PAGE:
machine hangs on occasion - correlated with ssh
julian at elischer.org
Thu Aug 21 20:42:44 UTC 2008
Kevin Oberman wrote:
>> Date: Thu, 21 Aug 2008 13:38:38 -0400
>> From: Mikhail Teterin <mi+mill at aldan.algebra.com>
>> Sender: owner-freebsd-stable at freebsd.org
>> A machine I manage remotely for a friend comes under a distributed ssh
>> break-in attack every once in a while. Annoyed (and alarmed) by the
>> messages like:
>> Aug 12 10:21:17 symbion sshd: Invalid user mythtv from 188.8.131.52
>> Aug 12 10:21:18 symbion sshd: Invalid user mythtv from 184.108.40.206
>> Aug 12 10:21:20 symbion sshd: Invalid user mythtv from 220.127.116.11
>> Aug 12 10:21:21 symbion sshd: Invalid user mythtv from 18.104.22.168
>> I wrote an awk-script, which adds a block of the attacking IP-address to
>> the ipfw-rules after three such "invalid user" attempts with:
>> ipfw add 550 deny ip from ip
>> The script is fed by syslogd directly -- through a syslog.conf rule
>> Once in a while I manually flush these rules... I this a good (safe)
>> I'm asking, because the machine (currently running 7.0 as of July 7)
>> hangs solid once every few weeks... My only guess is that a spike in
>> attacks causes "too many" ipfw-entries created, which paralyzes the
>> kernel due to some bug -- the machine is running natd and is the gateway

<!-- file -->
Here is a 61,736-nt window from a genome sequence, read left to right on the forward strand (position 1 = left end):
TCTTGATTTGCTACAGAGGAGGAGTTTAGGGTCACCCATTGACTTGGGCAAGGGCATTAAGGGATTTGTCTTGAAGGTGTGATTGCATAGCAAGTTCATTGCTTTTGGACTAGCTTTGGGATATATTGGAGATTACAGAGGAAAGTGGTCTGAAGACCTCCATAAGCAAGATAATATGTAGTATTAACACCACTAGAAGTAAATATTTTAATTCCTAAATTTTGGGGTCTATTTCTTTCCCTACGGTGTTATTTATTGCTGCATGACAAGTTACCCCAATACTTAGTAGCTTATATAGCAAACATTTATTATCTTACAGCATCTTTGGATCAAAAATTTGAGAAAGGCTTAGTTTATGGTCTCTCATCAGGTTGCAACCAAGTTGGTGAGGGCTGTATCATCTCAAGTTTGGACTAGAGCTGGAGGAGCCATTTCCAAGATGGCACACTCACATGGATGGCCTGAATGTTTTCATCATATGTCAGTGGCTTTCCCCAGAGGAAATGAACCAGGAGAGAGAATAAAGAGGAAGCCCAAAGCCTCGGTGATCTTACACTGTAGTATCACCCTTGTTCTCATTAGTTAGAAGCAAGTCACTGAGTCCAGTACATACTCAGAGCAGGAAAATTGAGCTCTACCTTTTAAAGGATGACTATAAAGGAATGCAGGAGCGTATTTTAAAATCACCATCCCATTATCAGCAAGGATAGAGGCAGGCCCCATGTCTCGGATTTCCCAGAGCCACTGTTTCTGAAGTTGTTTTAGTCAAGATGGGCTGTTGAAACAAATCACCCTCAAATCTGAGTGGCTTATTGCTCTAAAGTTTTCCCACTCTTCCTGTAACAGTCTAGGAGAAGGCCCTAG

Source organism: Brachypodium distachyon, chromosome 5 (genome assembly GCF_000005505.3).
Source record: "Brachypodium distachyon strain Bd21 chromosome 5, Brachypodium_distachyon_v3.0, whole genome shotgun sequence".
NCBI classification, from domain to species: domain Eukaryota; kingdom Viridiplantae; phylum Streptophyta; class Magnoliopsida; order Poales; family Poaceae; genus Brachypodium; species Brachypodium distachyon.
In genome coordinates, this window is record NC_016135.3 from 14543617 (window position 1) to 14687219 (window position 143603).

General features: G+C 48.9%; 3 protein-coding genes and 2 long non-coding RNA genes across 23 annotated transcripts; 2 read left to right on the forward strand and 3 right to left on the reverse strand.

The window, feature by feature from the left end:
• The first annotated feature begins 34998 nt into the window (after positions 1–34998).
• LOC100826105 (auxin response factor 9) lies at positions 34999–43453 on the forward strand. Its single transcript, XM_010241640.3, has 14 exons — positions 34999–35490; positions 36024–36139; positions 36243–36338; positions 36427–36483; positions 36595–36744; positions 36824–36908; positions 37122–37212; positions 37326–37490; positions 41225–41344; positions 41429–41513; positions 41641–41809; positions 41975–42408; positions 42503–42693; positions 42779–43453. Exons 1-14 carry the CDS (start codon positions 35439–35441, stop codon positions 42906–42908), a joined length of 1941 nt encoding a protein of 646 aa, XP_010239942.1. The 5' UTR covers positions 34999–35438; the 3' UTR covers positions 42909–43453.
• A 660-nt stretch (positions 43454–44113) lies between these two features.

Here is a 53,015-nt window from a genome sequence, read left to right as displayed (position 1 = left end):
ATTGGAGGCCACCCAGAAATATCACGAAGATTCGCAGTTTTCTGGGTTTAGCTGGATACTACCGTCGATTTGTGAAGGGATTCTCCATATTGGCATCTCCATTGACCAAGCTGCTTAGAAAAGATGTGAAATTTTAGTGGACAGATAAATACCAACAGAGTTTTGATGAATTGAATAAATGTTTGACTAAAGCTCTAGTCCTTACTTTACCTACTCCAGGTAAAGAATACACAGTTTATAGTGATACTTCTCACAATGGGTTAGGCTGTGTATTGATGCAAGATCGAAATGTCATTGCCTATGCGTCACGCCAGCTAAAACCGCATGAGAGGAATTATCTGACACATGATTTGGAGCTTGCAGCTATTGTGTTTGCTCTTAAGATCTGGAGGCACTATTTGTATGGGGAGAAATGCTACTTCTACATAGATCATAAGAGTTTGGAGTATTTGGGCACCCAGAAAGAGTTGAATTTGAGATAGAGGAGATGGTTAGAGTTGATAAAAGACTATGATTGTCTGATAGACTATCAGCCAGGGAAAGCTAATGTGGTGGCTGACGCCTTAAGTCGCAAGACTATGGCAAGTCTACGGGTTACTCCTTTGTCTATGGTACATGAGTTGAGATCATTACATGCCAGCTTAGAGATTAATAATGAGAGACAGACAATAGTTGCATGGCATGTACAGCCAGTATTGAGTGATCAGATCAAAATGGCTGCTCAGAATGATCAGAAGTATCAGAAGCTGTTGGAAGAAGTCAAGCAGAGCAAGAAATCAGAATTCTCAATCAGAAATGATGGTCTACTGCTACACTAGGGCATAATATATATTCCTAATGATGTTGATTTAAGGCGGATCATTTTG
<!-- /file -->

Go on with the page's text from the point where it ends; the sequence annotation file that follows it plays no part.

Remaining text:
>> for the rest of the network...
>> The hangs could, of course, be caused by something else entirely, but my
>> self-defense mechanism is my first suspect...
>> Any comments? Thanks!
also, if you do this, have a single rule that uses a table
and add the addresses to the table.
> Looks remarkably like sshguard (ports/security/sshguard-*). It does almost
> exactly what you are doing but is written in C and has command-line
> switches to set how long a system is blocked, how many attempts
> constitute an attack and how long it should remember failed attempts. It
> also allows the use of back-end scripts if you want it to do something
> else such as generate reports (beyond an entry in /var/log/messages).
> As far as the hangs, I don't believe it is from the large nu,ber of
> brute force attempts as they will stop for a given host as soon as the
> firewall is updated. I seldom see more than a handful of attack sources
> over any short period.
> Should you want to continue with your own tool, at least for IPv4,
> consider using tables rather than a raft of rules. With tables, you need
> only a single rule and it is there at boot time.
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